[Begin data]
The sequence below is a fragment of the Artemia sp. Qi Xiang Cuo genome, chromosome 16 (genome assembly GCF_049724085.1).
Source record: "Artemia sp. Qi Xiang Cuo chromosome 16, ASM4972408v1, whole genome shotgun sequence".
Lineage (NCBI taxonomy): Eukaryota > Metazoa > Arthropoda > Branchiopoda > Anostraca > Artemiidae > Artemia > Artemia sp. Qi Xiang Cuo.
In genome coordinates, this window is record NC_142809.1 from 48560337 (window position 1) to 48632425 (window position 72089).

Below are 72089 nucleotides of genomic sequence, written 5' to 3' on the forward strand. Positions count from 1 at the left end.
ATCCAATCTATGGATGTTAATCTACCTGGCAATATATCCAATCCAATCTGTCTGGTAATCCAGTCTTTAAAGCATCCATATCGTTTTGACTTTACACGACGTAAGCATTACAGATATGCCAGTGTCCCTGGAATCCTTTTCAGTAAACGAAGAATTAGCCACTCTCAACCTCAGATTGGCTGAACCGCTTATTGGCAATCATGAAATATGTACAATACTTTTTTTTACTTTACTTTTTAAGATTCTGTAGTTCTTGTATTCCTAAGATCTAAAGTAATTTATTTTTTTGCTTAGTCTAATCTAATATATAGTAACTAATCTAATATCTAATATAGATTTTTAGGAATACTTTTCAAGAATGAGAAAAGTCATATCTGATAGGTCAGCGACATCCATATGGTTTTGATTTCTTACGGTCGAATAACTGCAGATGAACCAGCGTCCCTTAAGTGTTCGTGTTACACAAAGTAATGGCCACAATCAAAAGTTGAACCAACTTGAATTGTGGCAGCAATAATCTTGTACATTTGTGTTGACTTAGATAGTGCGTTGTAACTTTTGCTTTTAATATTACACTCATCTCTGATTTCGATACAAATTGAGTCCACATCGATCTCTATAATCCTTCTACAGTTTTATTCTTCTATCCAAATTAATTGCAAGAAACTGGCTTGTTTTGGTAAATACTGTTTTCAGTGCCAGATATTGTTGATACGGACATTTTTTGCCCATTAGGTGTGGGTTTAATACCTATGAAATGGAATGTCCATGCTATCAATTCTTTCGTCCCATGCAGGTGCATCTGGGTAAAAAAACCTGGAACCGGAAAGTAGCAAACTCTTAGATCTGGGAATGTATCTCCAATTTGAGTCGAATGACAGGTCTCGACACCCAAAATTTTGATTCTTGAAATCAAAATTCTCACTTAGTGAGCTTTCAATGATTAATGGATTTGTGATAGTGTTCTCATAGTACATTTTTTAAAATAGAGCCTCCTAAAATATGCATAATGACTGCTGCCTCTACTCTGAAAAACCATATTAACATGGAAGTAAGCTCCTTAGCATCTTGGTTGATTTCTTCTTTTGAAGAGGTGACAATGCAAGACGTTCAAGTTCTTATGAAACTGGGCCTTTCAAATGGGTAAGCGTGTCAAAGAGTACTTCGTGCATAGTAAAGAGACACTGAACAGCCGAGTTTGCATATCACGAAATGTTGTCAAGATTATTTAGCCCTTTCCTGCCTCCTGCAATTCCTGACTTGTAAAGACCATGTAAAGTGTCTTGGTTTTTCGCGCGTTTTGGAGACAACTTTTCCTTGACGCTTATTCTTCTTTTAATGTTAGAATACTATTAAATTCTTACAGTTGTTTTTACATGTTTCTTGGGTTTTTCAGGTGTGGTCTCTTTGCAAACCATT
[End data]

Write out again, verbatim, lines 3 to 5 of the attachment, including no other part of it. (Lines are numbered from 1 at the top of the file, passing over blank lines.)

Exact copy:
Lineage (NCBI taxonomy): Eukaryota > Metazoa > Arthropoda > Branchiopoda > Anostraca > Artemiidae > Artemia > Artemia sp. Qi Xiang Cuo.
In genome coordinates, this window is record NC_142809.1 from 48560337 (window position 1) to 48632425 (window position 72089).

Below are 72089 nucleotides of genomic sequence, written 5' to 3' on the forward strand. Positions count from 1 at the left end.